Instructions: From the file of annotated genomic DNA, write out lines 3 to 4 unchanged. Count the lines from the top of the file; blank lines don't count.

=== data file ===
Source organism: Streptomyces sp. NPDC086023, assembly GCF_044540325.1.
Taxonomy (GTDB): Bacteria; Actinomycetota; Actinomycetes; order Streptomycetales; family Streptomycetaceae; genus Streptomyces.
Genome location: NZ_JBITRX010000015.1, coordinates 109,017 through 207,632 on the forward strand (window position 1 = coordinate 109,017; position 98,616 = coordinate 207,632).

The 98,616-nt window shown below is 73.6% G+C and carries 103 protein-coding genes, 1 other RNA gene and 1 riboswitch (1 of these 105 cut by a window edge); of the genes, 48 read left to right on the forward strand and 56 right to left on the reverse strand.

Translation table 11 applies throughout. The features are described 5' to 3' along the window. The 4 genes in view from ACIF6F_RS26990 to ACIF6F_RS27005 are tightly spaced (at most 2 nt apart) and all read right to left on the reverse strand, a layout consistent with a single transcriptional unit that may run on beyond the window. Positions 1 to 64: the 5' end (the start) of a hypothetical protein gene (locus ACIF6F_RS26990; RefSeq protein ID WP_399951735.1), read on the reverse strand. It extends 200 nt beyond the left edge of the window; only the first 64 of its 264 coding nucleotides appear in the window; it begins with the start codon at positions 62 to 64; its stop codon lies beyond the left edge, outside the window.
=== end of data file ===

Genome location: NZ_JBITRX010000015.1, coordinates 109,017 through 207,632 on the forward strand (window position 1 = coordinate 109,017; position 98,616 = coordinate 207,632).

The 98,616-nt window shown below is 73.6% G+C and carries 103 protein-coding genes, 1 other RNA gene and 1 riboswitch (1 of these 105 cut by a window edge); of the genes, 48 read left to right on the forward strand and 56 right to left on the reverse strand.